Norway panel rejects divestment push

THE global fossil fuel divestment push has copped a body blow, with an independent panel recommending oil-dependent Norway’s government pension fund not divest petroleum and coal investments but help such companies achieve “climate resilience” and transition strategies.

Anthony Barich

The fund has grown to be the biggest sovereign wealth fund in the world since the first allocation to it in 1996, with its value topping $US850 billion at the start of October this year.

Norges Bank, which manages the fund, was a pioneer in adopting climate change risk as a specific focus area in its exercise of ownership, integrating environmental, social and governance factors in the fund’s management.

While environmentalists like the Climate Spectator ran with the first paragraph of Norway’s Ministry of Finance press release where it said, “we propose a mechanism whereby the worst cases of climate offenders can be excluded from the Fund on a case-by-case basis”, the main thrust was clearly supporting fossil fuels which the panel said would undeniably “remain part of the energy mix for decades to come”

The panel – comprising economist Martin Skancke, Professor Elroy Dimson, Professor Laura Starks, Professor Michael Hoel, Dr Juris, Gro Nystuen and research director Magdalena Kettis – also insisted that the Norwegian Government Pension Fund Global should not be used as a “climate policy instrument”

While the panel believed that exclusions where there was an “unacceptable risk that the company contributes to or is responsible for acts or omissions, on an aggregate company level, are severely harmful to climate”, they emphasised that “we do not think climate issues can effectively be addressed through automatically excluding all coal or petroleum producers from the fund”

“In our view, fossil fuel companies’ energy production, energy use or carbon dioxide emissions cannot per se be said to be contrary to generally accepted ethical norms,” the report stated.

“Such products and activities constitute an important basis for our society, and fossil fuels – both petroleum and coal – will remain part of the energy mix for decades to come.

“The average investor must thus by definition be an owner of fossil fuel companies. The question is thus not whether investors will own these companies, but which investors are “good” owners of these assets from a financial and ethical perspective.

“As a large, long-term owner with a clearly articulated active ownership and engagement strategy towards climate change and the clout and perseverance to implement it, the fund has every opportunity to be a ‘good’ owner in this sense.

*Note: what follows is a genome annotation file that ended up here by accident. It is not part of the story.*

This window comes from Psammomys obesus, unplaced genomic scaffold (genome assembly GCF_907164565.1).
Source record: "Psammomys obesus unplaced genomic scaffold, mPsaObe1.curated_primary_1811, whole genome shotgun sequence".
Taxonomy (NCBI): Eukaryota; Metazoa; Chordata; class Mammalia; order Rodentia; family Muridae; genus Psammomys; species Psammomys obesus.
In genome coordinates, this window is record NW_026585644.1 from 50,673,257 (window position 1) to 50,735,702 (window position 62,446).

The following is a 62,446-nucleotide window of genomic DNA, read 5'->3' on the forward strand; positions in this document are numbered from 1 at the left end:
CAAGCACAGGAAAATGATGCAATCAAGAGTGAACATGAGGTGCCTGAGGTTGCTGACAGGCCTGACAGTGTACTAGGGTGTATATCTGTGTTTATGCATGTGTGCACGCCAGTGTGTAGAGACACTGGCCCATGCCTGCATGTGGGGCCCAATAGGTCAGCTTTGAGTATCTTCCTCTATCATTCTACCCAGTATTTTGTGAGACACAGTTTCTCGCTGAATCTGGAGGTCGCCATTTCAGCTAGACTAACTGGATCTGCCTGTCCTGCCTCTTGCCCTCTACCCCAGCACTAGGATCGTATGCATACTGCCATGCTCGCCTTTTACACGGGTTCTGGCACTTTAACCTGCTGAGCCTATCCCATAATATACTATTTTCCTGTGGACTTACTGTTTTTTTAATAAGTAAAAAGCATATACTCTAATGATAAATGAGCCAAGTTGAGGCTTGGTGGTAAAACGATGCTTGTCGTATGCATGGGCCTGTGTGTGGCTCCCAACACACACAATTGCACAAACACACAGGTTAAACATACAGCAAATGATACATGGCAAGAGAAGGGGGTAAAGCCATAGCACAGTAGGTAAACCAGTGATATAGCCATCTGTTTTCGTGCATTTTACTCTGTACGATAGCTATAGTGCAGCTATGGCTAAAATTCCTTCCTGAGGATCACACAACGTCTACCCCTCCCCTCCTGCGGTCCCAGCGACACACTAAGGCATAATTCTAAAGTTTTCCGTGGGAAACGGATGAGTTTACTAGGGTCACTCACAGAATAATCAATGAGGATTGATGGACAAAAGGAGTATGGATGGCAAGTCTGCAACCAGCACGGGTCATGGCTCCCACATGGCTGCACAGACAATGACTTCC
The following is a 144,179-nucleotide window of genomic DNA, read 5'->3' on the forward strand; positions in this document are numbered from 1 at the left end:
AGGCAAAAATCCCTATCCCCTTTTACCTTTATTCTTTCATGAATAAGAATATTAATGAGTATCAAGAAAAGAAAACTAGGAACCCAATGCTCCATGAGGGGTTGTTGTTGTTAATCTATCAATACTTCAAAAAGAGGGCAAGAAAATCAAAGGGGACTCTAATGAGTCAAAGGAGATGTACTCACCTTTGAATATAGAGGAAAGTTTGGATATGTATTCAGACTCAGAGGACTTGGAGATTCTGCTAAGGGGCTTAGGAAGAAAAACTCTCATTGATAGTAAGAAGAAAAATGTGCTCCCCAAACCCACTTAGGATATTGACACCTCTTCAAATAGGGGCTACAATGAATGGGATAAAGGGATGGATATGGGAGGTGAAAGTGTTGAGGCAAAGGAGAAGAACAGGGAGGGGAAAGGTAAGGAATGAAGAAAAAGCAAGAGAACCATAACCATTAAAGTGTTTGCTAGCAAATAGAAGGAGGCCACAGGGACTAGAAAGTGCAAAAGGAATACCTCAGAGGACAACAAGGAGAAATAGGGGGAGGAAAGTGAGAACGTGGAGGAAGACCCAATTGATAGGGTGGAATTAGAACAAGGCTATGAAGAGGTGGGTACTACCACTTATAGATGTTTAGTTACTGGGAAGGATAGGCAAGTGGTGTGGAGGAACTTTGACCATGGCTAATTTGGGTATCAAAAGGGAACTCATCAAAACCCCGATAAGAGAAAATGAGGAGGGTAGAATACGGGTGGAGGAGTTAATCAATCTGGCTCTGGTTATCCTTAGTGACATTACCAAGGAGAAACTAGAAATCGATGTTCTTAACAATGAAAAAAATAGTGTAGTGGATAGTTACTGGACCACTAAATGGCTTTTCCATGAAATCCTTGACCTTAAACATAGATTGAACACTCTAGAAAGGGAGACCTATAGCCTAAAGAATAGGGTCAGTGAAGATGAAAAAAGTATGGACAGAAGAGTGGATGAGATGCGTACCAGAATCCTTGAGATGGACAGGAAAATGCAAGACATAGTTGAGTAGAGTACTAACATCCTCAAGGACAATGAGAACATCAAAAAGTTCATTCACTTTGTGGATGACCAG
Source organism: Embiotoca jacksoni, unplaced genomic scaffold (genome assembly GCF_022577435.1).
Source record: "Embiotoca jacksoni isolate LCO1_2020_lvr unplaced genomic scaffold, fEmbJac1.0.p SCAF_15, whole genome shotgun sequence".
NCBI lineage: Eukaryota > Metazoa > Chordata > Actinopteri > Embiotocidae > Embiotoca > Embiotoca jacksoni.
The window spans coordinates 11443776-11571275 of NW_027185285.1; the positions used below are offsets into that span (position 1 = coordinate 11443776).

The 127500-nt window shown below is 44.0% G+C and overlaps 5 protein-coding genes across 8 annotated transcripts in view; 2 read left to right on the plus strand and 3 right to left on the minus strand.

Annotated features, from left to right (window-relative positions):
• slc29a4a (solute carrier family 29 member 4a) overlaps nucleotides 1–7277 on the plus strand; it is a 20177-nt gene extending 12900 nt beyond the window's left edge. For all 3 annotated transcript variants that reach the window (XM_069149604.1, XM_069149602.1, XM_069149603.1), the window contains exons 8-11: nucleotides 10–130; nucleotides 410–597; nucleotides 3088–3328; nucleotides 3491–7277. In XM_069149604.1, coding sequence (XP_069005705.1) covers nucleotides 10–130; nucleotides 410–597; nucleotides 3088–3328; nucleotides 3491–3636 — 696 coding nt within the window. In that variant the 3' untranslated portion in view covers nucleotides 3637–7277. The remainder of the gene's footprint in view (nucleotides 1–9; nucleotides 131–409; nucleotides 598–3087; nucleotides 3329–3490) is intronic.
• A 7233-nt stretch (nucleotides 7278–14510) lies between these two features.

“It is also hard to see how a general coal and/or petroleum exclusion criterion could be consistent with other Norwegian policies and commitments, including the government’s role in the production of both petroleum and coal.”

Finally, the panel does not believe the concept of “stranded assets” was an appropriate guide to investment strategy for the pension fund.

“As a baseline, one should assume that asset prices, by and large, provide a reasonable compensation for investment risk on an ‘ex ante’ (before the event) basis,” the report stated.

“This has so far been the basis for investment decisions made by the Ministry of Finance as the fund’s formal owner, and there is no reason to make an exception for fossil fuel related investments.

“This is, however, not the same as stating that the issue of stranded assets is immaterial to investors or that one should be indifferent to the issue. We discuss some of these issues in this report, in particular the possible links to ownership strategies.”

The World Coal Association’s acting CEO Benjamin Sporton said the report was a “useful contribution to the current debate about fossil fuel divestment” and “a clear blow to global divestment campaigns”.

“This report is a strong endorsement for a more engaged and cooperative approach to tackling climate change, with responsible investors working with fossil fuel companies to reduce carbon dioxide emissions through technology,” he said.

“Divestment campaigners have tried to wish away the role of fossil fuels. Yet coal plays a vital role globally, not only providing 40% of electricity but also as an essential input for building modern infrastructure.

“Forecasts show that even in 20 years, coal will still provide a quarter of global primary energy, as it has for most of the past 30 years.

“Rather than turning its back on coal, the report recognises that for a responsible investor ‘ownership efforts should be the primary tool’ for engaging with fossil fuel companies. This effectively acknowledges the importance of investing in cleaner fossil fuel technologies.

“Importantly, the expert group also said that it did not believe the concept of ‘stranded assets’ should be an appropriate guide to the investment strategy for the GPFG.”

He called on the Norwegian government and parliament to now recognise the “important contribution this report makes to policy setting for the fund”.

“The report also sends an important signal to other large institutional investors by saying ‘we believe the use of the fund as a climate policy instrument beyond what is compatible with its role as a financial investor would be both inappropriate and ineffective’,” Sporton added.

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